I was just walking through Rittenhouse Park on my way home from work. Evening. The park was lit with spheres of light hanging from trees. The spheres were composed of white Christmas lights. Stars. They went up after Thanksgiving, but won’t be there much longer. I decided to divert to the park to see them again before they left.
I wished I could have recorded the experience of the park at that point in my life, to be able to show that memory to my family down the road. Something recorded through my eyes but with the impalpable feelings I can’t describe. Photographs don’t cut it. Even if I had my camera on me, I wouldn’t have been able to capture what that experience was. My Droid did it’s best, but low light… Still, even if I had the lights and crew to make something balancing contrast with composition, it would just be a snapshot. Not something recording an experience through time and the senses. What an incredible invention that would be.
… but isn’t that what the Arts do? Ansel Adams gives us his reverent experience of the Nature’s beauty in a single snapshot of time; Monet: a lillypad, Beethoven : a thunderstorm, culinary artists: a culture. If we could record our experiences, extract our memories and share them, would we need the Arts? Would art devolve to a different kind of TV? Then this gets to something I wrote earlier “If Computers Can Read the Human Brain, Plug Me In”. I thought, among other things, it’d be amazing to be able to bring our imaginations out onto some canvas: broadcast the movies of our brains with a computer. What if we could use that same technology to record memories? Would some people sit alone in the dark, years on end, replaying the days of youth? Would others rather watch others’ experiences than make their own? Maybe that’s something we do already with reality TV. Maybe then the technology doesn’t matter, just the application.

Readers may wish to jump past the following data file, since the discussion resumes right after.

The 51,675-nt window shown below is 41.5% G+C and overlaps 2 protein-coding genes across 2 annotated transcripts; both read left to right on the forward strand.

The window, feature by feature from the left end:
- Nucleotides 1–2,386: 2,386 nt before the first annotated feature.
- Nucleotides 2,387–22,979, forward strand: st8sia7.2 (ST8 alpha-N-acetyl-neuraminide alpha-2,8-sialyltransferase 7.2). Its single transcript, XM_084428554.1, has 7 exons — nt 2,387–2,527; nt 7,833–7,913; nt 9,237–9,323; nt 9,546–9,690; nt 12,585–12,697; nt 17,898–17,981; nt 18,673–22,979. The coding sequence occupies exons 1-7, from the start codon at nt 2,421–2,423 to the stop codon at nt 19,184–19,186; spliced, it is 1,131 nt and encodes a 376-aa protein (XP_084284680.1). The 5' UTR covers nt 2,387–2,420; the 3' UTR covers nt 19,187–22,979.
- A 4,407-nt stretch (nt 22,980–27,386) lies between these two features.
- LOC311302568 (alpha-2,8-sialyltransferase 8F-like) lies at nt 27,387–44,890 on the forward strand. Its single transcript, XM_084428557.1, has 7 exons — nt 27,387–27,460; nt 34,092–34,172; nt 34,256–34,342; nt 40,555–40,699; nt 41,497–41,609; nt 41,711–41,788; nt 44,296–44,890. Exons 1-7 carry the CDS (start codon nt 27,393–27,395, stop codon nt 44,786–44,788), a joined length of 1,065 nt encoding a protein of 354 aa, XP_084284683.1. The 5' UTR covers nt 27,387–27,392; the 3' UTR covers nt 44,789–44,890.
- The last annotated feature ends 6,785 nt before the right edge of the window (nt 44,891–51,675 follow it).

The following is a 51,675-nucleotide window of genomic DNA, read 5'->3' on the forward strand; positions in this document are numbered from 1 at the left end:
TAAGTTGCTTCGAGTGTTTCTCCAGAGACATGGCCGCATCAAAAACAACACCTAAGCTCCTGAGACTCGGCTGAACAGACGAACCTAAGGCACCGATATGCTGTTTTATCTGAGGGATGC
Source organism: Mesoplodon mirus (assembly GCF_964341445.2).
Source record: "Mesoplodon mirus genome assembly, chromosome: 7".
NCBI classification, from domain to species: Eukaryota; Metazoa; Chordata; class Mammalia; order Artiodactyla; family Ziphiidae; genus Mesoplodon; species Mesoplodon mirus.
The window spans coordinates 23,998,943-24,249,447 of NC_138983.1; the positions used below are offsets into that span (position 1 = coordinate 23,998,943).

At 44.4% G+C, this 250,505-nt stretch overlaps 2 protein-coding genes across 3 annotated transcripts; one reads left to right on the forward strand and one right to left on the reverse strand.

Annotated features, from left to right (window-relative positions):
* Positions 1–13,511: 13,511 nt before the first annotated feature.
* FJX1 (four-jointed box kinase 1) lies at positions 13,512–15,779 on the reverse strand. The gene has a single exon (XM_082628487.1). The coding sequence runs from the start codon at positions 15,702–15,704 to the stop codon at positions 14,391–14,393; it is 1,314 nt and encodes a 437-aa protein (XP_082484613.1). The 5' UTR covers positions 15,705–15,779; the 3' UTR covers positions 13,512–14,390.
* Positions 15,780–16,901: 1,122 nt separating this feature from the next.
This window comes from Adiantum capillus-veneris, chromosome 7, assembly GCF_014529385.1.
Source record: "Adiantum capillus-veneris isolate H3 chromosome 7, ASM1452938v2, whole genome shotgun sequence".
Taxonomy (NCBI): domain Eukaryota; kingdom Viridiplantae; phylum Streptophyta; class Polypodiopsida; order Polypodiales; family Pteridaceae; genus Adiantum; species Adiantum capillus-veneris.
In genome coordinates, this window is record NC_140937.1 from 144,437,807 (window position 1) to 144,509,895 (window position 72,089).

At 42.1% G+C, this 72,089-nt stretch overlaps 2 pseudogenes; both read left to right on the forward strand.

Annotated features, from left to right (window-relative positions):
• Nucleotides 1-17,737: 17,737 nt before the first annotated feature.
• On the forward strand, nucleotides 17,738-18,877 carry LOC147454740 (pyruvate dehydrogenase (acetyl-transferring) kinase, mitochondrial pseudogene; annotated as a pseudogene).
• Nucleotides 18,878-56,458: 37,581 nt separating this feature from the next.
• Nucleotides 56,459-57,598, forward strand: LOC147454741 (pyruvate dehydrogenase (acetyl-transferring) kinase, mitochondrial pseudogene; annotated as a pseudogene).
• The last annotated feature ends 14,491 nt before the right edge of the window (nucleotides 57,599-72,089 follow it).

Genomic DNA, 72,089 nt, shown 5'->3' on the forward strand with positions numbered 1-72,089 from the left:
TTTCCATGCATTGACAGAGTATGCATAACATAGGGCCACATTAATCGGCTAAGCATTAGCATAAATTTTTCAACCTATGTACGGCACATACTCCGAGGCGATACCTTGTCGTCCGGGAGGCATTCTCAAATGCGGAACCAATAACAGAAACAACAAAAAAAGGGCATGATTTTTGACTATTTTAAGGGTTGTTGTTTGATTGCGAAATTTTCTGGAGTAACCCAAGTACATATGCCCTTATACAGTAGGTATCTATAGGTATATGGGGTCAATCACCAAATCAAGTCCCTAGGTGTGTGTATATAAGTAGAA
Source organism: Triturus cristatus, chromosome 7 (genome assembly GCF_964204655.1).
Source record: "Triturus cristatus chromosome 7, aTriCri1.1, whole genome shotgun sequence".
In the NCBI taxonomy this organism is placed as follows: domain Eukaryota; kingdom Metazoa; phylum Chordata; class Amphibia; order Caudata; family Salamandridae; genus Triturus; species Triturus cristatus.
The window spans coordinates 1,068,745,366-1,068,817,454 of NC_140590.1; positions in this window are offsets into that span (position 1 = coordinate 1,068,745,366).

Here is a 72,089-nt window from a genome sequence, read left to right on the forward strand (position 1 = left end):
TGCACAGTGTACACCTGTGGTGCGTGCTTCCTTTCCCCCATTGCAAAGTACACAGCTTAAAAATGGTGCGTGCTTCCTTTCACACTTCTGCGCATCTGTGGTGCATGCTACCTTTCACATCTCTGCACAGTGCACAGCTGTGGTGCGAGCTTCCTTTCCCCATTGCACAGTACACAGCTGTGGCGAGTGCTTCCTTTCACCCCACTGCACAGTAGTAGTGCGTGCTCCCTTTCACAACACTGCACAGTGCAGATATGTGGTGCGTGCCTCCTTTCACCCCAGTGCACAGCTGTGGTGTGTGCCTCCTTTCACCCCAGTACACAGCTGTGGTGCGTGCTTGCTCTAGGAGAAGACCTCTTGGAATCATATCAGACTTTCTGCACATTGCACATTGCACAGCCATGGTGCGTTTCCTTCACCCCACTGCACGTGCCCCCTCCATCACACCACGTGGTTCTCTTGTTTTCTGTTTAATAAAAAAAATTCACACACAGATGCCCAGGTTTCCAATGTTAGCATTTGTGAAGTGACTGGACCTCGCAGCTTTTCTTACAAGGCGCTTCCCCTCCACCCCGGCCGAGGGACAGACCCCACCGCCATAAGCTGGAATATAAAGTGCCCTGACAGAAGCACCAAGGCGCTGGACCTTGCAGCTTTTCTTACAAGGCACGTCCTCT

Still, I think of the day when we’re jacked in, like Ghost in the Shell, and our mortal thoughts can reside outside the mind to share and exist forever.